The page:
(( (ts += check_every_n_minutes) >= timestamp_every_n_minutes )) && { date; ts=0; }

	for host in ${hosts[*]}
	do
		# Edit this if you run on Cygwin:
		#    boinccmd="/cygdrive/c/Program*Files/BOINC/boinccmd --host ${host} --passwd ${password}"
		if [ -n "${password}" ]
		then
			boinccmd="boinccmd --host ${host} --passwd ${password}"
		else
			boinccmd="boinccmd --host ${host}"
		fi

		tasks=$(${boinccmd} --get_tasks) || { sleep ${delay}; continue; }

		unset name url state ett cct
		while read line
		do
			case ${line} in
		             		[1-9]* )	 i=${line%)*};;
		        	     "name: "* )  name[$i]=${line#*"name: "};;
			      "project URL: "* )   url[$i]=${line#*"project URL: "};;
			"active_task_state: "* ) state[$i]=${line#*"active_task_state: "};;
			"elapsed task time: "* )       tmp=${line#*"elapsed task time: "}; ett[$i]=${tmp%.*};;
			 "current CPU time: "* )       tmp=${line#*"current CPU time: "};  cct[$i]=${tmp%.*};;
			esac
		done <<< "${tasks}"

		n=0
		for j in ${!name[*]}
		do
			# Skip tasks
			#   - which do not belong to this project,
			#   - which are not currently running,
			#   - which have been running for less than $min_elapsed_time seconds,
			#   - which have a CPU time of more than 50% of elapsed time.
			[ "${url[$j]}"   != "${project_url}" ] && continue
			[ "${state[$j]}" != "EXECUTING"      ] && continue
			e=${ett[$j]}; ((e < min_elapsed_time)) && continue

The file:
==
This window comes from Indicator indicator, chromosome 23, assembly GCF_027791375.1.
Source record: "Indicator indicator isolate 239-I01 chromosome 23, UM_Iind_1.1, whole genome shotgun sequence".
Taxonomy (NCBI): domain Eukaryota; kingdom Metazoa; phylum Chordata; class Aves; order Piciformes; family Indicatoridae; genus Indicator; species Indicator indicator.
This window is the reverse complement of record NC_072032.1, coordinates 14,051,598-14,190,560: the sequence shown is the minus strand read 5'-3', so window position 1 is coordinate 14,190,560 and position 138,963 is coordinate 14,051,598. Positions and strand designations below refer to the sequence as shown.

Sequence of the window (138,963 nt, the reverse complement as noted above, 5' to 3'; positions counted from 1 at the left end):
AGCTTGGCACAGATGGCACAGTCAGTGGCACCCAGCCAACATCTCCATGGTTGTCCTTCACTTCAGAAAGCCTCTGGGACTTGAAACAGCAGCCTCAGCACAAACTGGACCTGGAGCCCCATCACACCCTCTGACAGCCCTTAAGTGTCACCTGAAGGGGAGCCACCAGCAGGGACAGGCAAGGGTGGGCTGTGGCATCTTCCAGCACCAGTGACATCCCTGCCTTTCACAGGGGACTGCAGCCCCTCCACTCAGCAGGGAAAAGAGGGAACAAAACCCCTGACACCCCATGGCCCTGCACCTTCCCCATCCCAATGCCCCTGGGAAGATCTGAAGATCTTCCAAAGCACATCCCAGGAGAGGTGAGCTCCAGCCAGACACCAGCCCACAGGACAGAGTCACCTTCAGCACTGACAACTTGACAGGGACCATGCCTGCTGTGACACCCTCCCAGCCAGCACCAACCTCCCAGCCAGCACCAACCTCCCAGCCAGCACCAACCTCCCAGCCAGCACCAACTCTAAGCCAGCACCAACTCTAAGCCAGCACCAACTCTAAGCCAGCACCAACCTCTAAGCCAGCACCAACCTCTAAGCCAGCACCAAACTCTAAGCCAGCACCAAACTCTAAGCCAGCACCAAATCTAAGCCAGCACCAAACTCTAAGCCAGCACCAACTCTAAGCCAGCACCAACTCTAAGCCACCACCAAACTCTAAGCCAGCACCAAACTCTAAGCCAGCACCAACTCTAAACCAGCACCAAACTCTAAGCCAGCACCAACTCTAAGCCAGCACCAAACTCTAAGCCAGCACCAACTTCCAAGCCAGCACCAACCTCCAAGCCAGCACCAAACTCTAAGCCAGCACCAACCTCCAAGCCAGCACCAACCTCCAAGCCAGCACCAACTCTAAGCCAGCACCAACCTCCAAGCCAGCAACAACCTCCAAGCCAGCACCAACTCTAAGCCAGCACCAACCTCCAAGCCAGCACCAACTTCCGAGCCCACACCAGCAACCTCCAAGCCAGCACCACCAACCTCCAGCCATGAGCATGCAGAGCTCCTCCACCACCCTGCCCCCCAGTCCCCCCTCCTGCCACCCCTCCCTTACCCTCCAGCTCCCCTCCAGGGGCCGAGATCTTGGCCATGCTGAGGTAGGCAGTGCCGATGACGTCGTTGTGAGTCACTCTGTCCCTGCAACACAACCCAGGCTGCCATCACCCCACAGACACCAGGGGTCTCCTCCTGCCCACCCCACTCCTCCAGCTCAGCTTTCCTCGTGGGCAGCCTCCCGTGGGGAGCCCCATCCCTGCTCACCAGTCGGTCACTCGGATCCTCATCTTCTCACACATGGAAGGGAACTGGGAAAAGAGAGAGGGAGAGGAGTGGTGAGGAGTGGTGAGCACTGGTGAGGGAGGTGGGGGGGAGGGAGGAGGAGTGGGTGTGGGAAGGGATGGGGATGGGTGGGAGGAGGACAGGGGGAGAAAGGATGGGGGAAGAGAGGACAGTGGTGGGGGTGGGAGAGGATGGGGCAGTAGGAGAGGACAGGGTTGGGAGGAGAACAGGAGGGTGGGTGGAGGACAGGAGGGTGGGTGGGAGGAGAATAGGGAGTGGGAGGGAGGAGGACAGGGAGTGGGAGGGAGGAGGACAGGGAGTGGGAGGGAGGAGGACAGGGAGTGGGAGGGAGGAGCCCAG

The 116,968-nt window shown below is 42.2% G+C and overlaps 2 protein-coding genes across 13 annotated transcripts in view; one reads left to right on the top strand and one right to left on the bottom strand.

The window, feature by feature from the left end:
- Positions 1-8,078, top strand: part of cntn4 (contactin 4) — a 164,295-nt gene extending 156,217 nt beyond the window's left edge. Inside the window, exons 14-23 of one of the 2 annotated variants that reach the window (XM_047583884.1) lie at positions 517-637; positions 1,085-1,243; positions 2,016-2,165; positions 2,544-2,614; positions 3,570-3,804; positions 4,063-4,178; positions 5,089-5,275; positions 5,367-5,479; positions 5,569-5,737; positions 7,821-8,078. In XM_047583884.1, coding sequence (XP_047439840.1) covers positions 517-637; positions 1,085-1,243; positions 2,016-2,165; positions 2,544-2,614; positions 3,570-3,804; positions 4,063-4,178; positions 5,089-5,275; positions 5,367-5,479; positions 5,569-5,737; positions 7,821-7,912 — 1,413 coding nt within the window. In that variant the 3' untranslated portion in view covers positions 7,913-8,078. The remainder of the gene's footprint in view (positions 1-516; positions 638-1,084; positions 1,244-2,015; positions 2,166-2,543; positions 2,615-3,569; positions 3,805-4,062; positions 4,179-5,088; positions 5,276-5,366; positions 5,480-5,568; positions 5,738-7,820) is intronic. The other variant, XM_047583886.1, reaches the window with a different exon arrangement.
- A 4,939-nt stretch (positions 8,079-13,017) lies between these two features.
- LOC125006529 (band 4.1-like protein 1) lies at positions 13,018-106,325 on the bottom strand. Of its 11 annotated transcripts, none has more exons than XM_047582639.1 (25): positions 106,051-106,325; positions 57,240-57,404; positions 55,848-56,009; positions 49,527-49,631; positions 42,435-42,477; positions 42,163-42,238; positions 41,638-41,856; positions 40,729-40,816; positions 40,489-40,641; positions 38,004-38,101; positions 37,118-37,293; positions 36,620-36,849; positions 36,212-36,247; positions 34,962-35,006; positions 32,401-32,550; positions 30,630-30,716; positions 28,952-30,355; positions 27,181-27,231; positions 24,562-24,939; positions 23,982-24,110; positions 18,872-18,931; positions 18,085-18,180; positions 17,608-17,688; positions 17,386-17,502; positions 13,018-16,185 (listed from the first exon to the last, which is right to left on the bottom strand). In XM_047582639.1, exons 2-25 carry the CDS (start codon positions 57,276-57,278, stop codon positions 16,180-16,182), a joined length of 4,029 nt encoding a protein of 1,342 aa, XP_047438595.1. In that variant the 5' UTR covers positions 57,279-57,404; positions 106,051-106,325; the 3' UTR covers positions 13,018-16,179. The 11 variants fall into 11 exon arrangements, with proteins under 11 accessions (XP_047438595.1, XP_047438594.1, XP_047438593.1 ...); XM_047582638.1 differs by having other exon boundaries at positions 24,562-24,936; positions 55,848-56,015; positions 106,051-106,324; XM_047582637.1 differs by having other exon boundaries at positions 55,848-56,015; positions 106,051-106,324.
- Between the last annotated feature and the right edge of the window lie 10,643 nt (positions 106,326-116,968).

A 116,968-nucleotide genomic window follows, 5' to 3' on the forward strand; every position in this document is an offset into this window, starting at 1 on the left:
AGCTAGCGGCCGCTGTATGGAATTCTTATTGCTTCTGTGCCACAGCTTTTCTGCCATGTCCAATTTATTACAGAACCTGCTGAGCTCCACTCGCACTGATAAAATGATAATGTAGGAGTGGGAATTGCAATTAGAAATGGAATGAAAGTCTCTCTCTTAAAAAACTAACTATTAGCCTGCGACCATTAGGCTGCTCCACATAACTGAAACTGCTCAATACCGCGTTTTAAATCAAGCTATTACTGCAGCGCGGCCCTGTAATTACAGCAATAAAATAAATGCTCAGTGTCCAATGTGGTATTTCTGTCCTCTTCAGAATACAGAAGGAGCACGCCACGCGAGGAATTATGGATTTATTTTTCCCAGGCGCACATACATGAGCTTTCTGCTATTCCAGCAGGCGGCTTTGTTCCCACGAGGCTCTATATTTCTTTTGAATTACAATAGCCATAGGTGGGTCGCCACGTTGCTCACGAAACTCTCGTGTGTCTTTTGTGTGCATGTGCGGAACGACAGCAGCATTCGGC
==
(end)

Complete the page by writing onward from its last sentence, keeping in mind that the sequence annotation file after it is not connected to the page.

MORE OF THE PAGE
c=${cct[$j]}; ((e < 2*c)) && continue

			printf "${host}: ${task_op} ${name[$j]}\t"
			printf "(elapsed: %02d:%02d:%02d," $((e/3600)) $((e%3600/60)) $((e%60))
			printf " CPU: %02d:%02d:%02d)\n"   $((c/3600)) $((c%3600/60)) $((c%60))
			${boinccmd} --task "${project_url}" "${name[$j]}" "${task_op}"
			((n++))
		done

		((force_project_update && n)) && { sleep 1; ${boinccmd} --project "${project_url}" update; }

		sleep ${delay}
	done
done
PS: Besides aborting these infinitely long running tasks, I am not aware of any other means to heal this kind of tasks. E.g. client shutdown and restart does not help.

When the aborted task is reported to the server, it sends a replica to another host, and then there is a good chance that the other host completes it properly.
 
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StefanR5R

Elite Member
Dec 10, 2016
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server_status.php is still showing 0 tasks available for the classic application's workqueue. But more than half of the tasks in the work buffers of my two computers are for the classic application now. And that's even though these computers don't request work often. After all they have a few "postponed" vbox tasks sitting there much of the time, and won't request new work then at all.
 

StefanR5R

Elite Member
Dec 10, 2016
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Lately I noticed that it might be possible to enable/disable VirtualBox support per project, per client instance — to a certain degree.

In a project in which you want to disable VirtualBox, log in to your account on the project's web server, go to the host details, and look for a button which is labeled "VirtualBox VM jobs [Skip]". This button is implemented at Rosetta@home, but I don't see it at any of the other projects which use VirtualBox for some of their applications (Cosmology@home, LHC@home, QuChemPedIA).

I haven't actually tried the [Skip] button, therefore can only speculate what it does precisely. :-)